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Low-income Earners and the ACA

by Andrew SzczesniakOctober 29, 2015 8:00 AM

In January of 2016, the Affordable Care Act (ACA) will begin to directly impact businesses with between 50-99 employees. While health insurance rates have been impacting business owners since the start of the ACA several years ago, those companies with 50-99 employees haven’t had to offer healthcare or face a fine. That’s changing in a couple of months.

The interesting thing about the ACA is that the very people it is supposed to help, low income workers, seem to be the ones least interested getting their healthcare, even when it’s offered by their employers.

Offering coverage and the Affordable Care Act.

How the Affordable Care Act Affect Low-income Workers

In a recent article in the New York Times, Billy Sewell, the owner of 26 Golden Corral restaurants talked about the problems he has had getting his employees to take on his health insurance.

When this law was first passed, many businesses began scaling back their employees’ hours to get them below the 30-hour workweek threshold requiring coverage. However, others chose to offer it to their employees for a variety of reasons (retain and attract good employees, take care of their company’s “family” of employees, etc.). What they were finding was that different people had different definitions of “affordable.”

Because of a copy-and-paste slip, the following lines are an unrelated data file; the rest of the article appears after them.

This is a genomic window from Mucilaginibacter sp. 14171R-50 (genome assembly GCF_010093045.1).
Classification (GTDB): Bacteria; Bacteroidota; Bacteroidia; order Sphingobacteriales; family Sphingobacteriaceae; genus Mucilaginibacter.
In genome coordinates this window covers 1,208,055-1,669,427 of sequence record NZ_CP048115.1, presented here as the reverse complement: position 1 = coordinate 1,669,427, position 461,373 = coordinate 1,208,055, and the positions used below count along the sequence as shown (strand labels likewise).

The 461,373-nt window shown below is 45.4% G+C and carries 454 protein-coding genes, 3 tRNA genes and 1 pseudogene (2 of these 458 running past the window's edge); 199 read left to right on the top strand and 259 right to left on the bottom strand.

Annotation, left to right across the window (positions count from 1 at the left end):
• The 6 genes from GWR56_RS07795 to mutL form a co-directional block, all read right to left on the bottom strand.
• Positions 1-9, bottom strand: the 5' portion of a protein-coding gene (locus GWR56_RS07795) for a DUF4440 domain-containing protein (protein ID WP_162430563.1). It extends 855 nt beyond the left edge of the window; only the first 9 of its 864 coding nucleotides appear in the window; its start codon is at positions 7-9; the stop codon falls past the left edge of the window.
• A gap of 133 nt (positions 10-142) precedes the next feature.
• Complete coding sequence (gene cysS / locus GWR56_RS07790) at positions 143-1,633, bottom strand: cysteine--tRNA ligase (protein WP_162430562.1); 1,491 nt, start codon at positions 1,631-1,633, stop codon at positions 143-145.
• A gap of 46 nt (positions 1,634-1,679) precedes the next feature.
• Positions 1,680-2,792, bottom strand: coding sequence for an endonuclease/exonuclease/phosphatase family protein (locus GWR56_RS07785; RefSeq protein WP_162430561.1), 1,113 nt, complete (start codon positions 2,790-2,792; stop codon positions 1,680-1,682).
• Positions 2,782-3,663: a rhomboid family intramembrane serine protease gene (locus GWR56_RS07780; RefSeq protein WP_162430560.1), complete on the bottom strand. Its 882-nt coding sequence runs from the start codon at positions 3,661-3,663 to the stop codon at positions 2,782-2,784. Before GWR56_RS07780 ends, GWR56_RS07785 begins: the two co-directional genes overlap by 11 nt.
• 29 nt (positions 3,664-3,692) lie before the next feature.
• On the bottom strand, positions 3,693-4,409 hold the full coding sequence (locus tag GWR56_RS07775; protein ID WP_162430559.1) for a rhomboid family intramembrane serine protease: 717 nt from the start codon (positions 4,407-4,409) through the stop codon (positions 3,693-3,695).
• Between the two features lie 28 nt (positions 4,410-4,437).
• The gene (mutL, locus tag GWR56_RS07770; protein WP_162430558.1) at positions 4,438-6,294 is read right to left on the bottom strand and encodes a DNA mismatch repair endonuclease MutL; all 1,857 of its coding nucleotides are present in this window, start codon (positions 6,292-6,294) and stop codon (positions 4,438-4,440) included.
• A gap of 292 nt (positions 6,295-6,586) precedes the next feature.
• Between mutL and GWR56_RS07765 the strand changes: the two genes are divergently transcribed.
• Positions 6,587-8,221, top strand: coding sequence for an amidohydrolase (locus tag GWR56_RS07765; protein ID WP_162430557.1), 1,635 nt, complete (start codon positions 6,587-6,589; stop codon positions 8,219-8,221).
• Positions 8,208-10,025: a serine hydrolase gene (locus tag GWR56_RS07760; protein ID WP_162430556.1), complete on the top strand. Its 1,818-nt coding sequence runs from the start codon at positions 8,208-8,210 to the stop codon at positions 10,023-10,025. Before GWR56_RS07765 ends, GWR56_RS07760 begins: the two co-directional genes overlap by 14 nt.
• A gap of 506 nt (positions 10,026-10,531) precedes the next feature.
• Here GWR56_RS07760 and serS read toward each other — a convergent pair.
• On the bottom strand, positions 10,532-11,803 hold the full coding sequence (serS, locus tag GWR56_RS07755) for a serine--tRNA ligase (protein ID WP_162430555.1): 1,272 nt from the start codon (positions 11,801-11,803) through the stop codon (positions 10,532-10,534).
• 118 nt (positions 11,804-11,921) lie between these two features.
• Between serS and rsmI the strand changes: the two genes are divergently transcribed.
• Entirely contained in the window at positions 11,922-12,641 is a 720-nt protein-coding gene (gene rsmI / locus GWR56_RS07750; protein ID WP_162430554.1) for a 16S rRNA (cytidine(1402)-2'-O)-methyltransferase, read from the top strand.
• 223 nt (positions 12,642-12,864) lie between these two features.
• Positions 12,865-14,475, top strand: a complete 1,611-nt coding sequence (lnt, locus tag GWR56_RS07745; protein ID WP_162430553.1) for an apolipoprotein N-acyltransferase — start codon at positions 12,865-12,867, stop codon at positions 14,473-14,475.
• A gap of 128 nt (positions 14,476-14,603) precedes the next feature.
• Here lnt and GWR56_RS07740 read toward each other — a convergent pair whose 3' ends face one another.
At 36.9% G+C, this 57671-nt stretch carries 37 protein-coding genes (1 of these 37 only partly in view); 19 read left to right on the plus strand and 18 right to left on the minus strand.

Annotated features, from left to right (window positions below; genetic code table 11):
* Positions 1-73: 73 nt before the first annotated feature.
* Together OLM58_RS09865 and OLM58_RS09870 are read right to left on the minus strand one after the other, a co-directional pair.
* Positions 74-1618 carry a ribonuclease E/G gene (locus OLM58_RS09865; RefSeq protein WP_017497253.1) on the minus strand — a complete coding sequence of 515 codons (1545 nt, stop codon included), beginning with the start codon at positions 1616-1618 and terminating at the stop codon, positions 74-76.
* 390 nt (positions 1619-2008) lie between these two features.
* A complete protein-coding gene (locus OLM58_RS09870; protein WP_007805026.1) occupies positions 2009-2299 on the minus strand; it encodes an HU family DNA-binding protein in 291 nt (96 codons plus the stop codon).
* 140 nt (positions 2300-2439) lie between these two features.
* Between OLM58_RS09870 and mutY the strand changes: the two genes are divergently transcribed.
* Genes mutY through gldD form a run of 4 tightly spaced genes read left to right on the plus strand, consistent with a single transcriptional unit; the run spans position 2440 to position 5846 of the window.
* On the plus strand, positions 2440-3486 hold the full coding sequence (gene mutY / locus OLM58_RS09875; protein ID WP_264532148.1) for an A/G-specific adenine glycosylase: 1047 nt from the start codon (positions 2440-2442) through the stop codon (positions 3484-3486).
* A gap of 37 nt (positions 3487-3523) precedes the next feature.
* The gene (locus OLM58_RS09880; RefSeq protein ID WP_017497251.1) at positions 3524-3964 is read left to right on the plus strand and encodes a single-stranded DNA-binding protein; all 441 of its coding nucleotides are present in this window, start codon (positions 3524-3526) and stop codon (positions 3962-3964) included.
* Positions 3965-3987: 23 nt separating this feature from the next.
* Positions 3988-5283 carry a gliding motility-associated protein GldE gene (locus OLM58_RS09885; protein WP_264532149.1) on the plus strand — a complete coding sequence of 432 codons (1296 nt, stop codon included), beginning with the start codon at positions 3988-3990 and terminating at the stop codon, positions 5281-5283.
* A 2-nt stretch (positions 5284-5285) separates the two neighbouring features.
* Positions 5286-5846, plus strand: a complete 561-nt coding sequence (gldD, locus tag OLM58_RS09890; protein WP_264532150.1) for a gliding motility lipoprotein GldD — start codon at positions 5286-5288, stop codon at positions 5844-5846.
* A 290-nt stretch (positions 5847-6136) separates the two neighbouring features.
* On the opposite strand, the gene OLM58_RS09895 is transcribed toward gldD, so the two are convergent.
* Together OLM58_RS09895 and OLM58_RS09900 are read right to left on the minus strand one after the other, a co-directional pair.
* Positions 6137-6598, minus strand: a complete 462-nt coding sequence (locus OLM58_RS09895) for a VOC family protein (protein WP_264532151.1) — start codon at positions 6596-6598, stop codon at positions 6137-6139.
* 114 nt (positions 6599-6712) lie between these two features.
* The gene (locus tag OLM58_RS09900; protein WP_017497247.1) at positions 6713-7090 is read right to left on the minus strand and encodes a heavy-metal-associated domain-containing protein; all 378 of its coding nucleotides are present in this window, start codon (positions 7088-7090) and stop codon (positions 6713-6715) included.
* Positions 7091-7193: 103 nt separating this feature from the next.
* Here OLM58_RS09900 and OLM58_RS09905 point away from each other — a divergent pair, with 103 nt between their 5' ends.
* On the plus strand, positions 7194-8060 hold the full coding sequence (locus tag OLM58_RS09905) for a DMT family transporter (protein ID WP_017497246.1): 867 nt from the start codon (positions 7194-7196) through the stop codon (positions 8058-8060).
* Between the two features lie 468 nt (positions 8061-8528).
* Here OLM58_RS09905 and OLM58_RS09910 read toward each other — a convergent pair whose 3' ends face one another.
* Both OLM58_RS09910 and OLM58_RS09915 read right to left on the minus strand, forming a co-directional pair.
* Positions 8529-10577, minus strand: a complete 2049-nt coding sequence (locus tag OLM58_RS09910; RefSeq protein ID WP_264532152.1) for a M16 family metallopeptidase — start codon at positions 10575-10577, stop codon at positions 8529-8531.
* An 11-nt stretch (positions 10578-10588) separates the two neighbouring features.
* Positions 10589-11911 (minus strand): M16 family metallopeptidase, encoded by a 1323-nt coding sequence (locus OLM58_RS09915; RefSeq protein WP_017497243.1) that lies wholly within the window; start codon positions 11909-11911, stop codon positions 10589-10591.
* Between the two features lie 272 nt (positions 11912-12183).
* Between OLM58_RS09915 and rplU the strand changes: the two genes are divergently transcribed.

According to the article, Sewell offered his Golden Corral employees coverage through a plan that was only offered to salaried management before. Even though he was going to pay 65% of the employees’ healthcare premiums, he found few takers. It turns out that people who work primarily on tips weren’t willing to even pay the $140 per month for a high deductible health insurance plan.

This is a problem that isn’t unique to the restaurant industry. There are many industries with employees working at minimum wage or slightly better that either can’t afford the coverage or don’t want it. What’s an employer to do to protect himself/herself from fines tied to the law? There are some safe harbors built into the law allowing for spouse’s income, etc. However, how does a business owner know what the laws are and how they apply to them?

How Group Management Services Can Help

If you’re offering healthcare, looking to expand who you cover or are looking to begin offering it, you should talk to some people. If you have a broker, reach out to them or you can do what more and more businesses are doing and speak with a professional employer organization like GMS. By tying together payroll, human resources, and benefits, a PEO may be able to provide you multiple options that you may not be able to get on your own.

Contact us today to see how partnering with a PEO can provide you and your business with beneficial options.

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